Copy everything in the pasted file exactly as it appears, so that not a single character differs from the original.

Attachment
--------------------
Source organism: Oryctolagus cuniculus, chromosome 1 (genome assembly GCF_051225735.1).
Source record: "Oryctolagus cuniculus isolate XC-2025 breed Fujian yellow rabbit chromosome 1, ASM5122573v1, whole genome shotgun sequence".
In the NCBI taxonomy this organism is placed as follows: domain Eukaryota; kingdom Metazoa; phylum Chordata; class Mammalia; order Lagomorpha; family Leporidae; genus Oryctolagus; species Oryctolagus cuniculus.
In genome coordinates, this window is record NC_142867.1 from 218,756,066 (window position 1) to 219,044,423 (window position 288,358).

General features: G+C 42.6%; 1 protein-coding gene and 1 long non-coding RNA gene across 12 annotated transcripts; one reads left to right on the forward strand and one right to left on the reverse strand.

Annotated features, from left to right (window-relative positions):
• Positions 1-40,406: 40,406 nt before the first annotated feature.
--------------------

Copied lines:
Source organism: Oryctolagus cuniculus, chromosome 1 (genome assembly GCF_051225735.1).
Source record: "Oryctolagus cuniculus isolate XC-2025 breed Fujian yellow rabbit chromosome 1, ASM5122573v1, whole genome shotgun sequence".
In the NCBI taxonomy this organism is placed as follows: domain Eukaryota; kingdom Metazoa; phylum Chordata; class Mammalia; order Lagomorpha; family Leporidae; genus Oryctolagus; species Oryctolagus cuniculus.
In genome coordinates, this window is record NC_142867.1 from 218,756,066 (window position 1) to 219,044,423 (window position 288,358).

General features: G+C 42.6%; 1 protein-coding gene and 1 long non-coding RNA gene across 12 annotated transcripts; one reads left to right on the forward strand and one right to left on the reverse strand.

Annotated features, from left to right (window-relative positions):
• Positions 1-40,406: 40,406 nt before the first annotated feature.